Bing Boy crepe
A Bing Boy omelette wrap being made. Creative Commons/Insatiable Munch

A fast food franchisee has been exposed short-changing employees by thousands of dollars, weeks after a report found 84 percent of fast food stores to underpay employees.

Two workers were underpaid by a combined total of $9,466 by two Bing Boy Asian food outlets in Melbourne’s CBD and Northland Shopping Centre.

The franchisee told the Fair Work Ombudsman Natalie James that despite paying the casual workers a flat rate of $13 per hour instead of the legal $23.15 plus penalty rates, it was nevertheless “good pay” and “common” amongst Asian fast food outlets.

“Employers simply cannot undercut the minimum lawful entitlements of their employees based on what they think the job may be worth, what the employee is happy to accept, what other businesses are paying, or what the job may pay in the employer’s or employee’s country of origin,’’ James said in a statement on Friday.

A spokesperson for Bing Boy told IBTimes Australia that “Bing Boy franchisor is currently investigating this issue with the respective franchisee who will be reprimanded for their breaches.”

Bing Boy also reissued fair work statements and award rate documentation to all franchisees on Friday as a precautionary measure. Bing Boy has 16 outlets in Melbourne alone, and a further 15 across Australia.

The incident comes just weeks after a report published by ER Strategies found that 84 percent of fast food outlets underpay their employees to some extent, while 78 percent did not make information about the relevant award or workplace agreement accessible to their employees.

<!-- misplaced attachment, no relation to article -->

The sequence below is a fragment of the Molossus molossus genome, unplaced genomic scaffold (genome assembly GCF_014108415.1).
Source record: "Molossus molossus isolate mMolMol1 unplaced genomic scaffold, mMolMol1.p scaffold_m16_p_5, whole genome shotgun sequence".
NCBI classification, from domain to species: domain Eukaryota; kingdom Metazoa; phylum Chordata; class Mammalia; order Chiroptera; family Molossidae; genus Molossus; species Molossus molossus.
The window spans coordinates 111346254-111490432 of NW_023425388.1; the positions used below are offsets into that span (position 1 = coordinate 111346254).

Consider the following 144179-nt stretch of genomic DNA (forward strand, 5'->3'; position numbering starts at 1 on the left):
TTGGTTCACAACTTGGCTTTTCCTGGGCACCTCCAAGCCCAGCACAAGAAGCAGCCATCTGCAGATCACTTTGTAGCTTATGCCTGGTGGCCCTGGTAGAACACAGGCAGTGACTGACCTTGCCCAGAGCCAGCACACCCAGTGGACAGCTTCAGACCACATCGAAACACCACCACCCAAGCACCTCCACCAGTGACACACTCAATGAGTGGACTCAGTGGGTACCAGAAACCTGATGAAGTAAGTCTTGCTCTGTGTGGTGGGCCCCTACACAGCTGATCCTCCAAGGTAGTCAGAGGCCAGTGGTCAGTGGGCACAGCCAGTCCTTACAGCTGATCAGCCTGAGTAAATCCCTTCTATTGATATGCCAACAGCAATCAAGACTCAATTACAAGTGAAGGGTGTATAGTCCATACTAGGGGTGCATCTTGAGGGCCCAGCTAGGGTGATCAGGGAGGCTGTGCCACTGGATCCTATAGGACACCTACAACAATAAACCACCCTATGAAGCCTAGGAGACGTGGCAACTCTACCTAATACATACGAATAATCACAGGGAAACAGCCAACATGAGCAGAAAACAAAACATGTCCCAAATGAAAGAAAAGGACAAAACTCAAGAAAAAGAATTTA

The report also found that many fast food outlets store these documents in filing cabinets, which is considered to be insufficiently available to employees. Bing Boy confirmed that all franchisees had already been issued fair work statements and award rate documentation when they first opened.

An award is a legally enforceable outline of the minimum terms and conditions of employment for a particular industry, used as a benchmark against enterprise agreements between employers, employees and their union.

Other illegal practices uncovered by the report include 39 percent of employers awarding an incorrect base rate pay, 68 percent not paying a laundry allowance completely or at all for casual workers, and 21 percent not providing meal breaks for shifts longer than five hours.

Thirty percent of fast food stores also have rosters, timesheets and payrolls which do not match, with 29 percent of stores having their employee timesheets completed by the managers instead of the employees themselves.

“The risk of this process is that if an employee disputes their hours worked, there is only a record of what the manager says they worked, and no employee accountability of the actual start/finish times,” stated the report.

The Bing Boy franchisee, following the incident, agreed to an Enforceable Undertaking in which they agreed to be scrutinised by external auditors, provide employees with workplace relations training and turn over their timesheets and payrolls to the Ombudsman for the next full pay period.

The Fair Work Ombudsman’s Overseas Worker’s Team was established in 2012 to help these workers who are considered more vulnerable to exploitation and more often in need of special assistance. One of the two underpaid Bing Boy employees was a backpacker who held a 417 working holiday visa and spoke limited English.

In July 2015, fast food burger chain Grill’d renegotiated its workplace agreements with employees after one employee was let go after complaining about being underpaid.

The following month, a joint investigation into 7-Eleven convenience stores by ABC’s Four Corners and Fairfax Media unearthed “systemic underpayment of wages and the doctoring of payroll records within the country’s biggest convenience store chain.”

The Ombudsman provides a telephone interpreter service and a website with information in 27 languages.